With the gull-wing door suspended in the air, I met Shannon. He is a long-time DeLorean owner with a well-kept 1983 model. These cars had a short production run but the cars seem to be standing the test of time.
In my journey of capturing the character of Houston on film, I thought it would be great to take portraits of DeLorean owners. The DeLoreans were built in Northern Ireland, but after the company went bust, the remaining parts were eventually brought to Humble, near Houston where the central DMC (unaffiliated to the original company) repair facility is located. Houston is the new home of the DeLorean.
Because of this, there is a cluster of DeLorean owners around the city. During this first session, Shannon told me about the ongoing improvements he is making to the car. With the repair facility close by, and the ease at which you can complete your own repairs and upgrades, the owners are able to keep these cars running and even overcome some of the limitations that killed the sales of the car in the first place - underpowered engines, temperamental doors and lights that quickly drained the battery.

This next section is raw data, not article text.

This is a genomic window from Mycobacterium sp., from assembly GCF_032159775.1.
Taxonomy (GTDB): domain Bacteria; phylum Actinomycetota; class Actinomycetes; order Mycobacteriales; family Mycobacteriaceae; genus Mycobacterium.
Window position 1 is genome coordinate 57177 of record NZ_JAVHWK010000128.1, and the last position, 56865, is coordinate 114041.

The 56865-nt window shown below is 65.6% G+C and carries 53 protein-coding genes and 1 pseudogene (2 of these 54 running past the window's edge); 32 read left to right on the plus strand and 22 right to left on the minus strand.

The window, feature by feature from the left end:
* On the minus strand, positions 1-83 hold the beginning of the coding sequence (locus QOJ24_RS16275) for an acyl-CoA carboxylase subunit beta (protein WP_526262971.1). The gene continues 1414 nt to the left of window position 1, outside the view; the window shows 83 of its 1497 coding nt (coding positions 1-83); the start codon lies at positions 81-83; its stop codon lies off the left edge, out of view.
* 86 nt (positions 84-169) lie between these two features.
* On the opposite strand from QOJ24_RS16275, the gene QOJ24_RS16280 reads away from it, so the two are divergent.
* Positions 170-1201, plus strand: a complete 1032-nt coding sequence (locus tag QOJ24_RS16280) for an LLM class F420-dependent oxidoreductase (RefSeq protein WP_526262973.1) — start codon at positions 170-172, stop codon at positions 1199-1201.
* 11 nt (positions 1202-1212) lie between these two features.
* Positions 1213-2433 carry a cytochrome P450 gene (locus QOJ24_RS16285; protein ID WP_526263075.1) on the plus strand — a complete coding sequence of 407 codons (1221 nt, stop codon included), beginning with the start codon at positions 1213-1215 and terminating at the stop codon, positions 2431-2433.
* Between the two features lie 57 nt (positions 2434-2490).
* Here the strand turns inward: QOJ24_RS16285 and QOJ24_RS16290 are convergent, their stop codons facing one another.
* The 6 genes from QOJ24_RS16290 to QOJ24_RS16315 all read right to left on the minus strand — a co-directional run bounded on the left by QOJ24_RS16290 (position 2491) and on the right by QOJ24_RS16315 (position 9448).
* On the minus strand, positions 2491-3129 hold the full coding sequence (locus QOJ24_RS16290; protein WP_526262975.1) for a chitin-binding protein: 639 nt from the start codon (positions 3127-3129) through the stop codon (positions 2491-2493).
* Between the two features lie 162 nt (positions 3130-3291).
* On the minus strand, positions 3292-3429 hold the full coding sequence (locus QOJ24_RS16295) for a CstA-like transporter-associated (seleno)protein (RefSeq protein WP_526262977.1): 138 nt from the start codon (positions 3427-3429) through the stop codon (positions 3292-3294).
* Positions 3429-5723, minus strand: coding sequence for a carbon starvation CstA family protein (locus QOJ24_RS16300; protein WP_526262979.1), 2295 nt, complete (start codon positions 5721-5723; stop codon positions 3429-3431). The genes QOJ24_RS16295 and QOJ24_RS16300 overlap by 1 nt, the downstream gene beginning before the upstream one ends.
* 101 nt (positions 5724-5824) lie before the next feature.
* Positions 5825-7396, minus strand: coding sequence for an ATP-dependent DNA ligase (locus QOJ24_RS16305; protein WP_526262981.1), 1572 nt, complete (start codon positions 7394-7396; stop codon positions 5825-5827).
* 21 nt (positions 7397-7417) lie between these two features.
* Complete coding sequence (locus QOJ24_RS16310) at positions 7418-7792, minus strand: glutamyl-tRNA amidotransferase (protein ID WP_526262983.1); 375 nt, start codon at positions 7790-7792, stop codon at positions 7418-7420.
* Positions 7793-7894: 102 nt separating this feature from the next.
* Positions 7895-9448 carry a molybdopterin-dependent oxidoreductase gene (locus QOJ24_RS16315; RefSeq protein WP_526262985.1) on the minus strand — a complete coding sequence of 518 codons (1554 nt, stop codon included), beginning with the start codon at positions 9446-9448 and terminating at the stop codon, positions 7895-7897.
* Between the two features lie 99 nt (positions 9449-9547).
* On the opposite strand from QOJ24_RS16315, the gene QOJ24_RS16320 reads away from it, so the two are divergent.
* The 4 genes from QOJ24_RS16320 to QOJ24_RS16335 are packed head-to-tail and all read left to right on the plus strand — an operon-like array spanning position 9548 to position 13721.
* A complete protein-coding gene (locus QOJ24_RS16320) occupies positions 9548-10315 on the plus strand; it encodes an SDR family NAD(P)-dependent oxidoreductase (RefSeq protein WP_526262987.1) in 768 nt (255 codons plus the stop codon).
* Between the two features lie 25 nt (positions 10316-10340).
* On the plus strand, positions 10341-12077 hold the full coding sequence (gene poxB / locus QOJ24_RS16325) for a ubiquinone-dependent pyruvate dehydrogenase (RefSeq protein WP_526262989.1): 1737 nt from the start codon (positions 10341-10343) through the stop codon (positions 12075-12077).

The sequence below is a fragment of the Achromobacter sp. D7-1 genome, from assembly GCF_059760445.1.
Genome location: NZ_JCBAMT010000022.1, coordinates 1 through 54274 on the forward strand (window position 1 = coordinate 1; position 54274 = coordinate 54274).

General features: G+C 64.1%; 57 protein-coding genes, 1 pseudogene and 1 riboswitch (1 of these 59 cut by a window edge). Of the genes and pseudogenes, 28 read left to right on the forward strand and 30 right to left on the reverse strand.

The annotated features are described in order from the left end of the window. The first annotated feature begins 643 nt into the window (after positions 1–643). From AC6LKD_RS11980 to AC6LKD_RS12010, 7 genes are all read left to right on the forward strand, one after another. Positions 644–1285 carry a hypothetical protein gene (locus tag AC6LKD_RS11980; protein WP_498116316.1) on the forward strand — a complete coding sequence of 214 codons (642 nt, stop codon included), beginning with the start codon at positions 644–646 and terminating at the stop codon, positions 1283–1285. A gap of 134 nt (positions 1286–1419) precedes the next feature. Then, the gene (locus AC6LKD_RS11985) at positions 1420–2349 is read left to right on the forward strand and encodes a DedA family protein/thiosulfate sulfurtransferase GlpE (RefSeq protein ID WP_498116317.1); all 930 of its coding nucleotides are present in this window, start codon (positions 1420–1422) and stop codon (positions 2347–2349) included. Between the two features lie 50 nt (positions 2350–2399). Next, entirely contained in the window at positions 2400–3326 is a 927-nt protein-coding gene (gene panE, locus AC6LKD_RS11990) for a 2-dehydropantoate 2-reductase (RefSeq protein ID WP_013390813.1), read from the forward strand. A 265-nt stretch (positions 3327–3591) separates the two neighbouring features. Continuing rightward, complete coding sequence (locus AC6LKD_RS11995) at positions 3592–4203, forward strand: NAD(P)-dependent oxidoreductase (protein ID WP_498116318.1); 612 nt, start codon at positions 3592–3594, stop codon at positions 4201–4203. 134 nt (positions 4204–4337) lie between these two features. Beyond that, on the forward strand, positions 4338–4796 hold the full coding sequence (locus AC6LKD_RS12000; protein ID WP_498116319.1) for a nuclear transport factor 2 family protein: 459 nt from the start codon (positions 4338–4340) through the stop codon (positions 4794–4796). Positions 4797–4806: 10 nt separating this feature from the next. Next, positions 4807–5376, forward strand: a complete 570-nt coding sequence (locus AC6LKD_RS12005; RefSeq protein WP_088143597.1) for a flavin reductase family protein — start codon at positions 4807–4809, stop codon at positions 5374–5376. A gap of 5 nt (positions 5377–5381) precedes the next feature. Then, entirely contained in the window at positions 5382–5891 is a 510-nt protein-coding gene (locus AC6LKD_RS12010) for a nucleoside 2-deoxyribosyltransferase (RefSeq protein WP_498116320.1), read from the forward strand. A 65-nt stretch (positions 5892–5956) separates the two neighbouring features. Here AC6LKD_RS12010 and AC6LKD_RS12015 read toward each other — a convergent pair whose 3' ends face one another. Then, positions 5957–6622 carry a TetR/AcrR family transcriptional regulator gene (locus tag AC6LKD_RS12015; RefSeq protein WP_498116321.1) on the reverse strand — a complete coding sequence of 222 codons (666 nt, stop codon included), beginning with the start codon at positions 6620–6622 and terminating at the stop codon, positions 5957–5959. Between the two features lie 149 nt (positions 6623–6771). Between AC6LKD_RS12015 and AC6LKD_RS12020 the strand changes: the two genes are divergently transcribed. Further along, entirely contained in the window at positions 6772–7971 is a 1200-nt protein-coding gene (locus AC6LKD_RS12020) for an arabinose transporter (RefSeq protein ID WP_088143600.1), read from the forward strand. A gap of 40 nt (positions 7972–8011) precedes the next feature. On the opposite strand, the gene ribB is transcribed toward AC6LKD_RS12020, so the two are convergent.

A father and his young son stopped to look at the car in the middle of our portrait session. It seems like a natural instinct to want to be near and touch this iconic vehicle. I am amazed that the car can excite kids born decades after Back to the Future was released.
I took detail shots and no square inch can be mistaken for another car, not even its cousin, the Lotus Esprit. The square headlights, the grid of the tail lights, the wheel hubs. The look of the car grows on you. It is funny that, even though this was my first time with a DeLorean, it felt intimately familiar.
This was a hybrid photography session where I used a digital Canon 6Dii and a medium format film Hasselblad 500cm.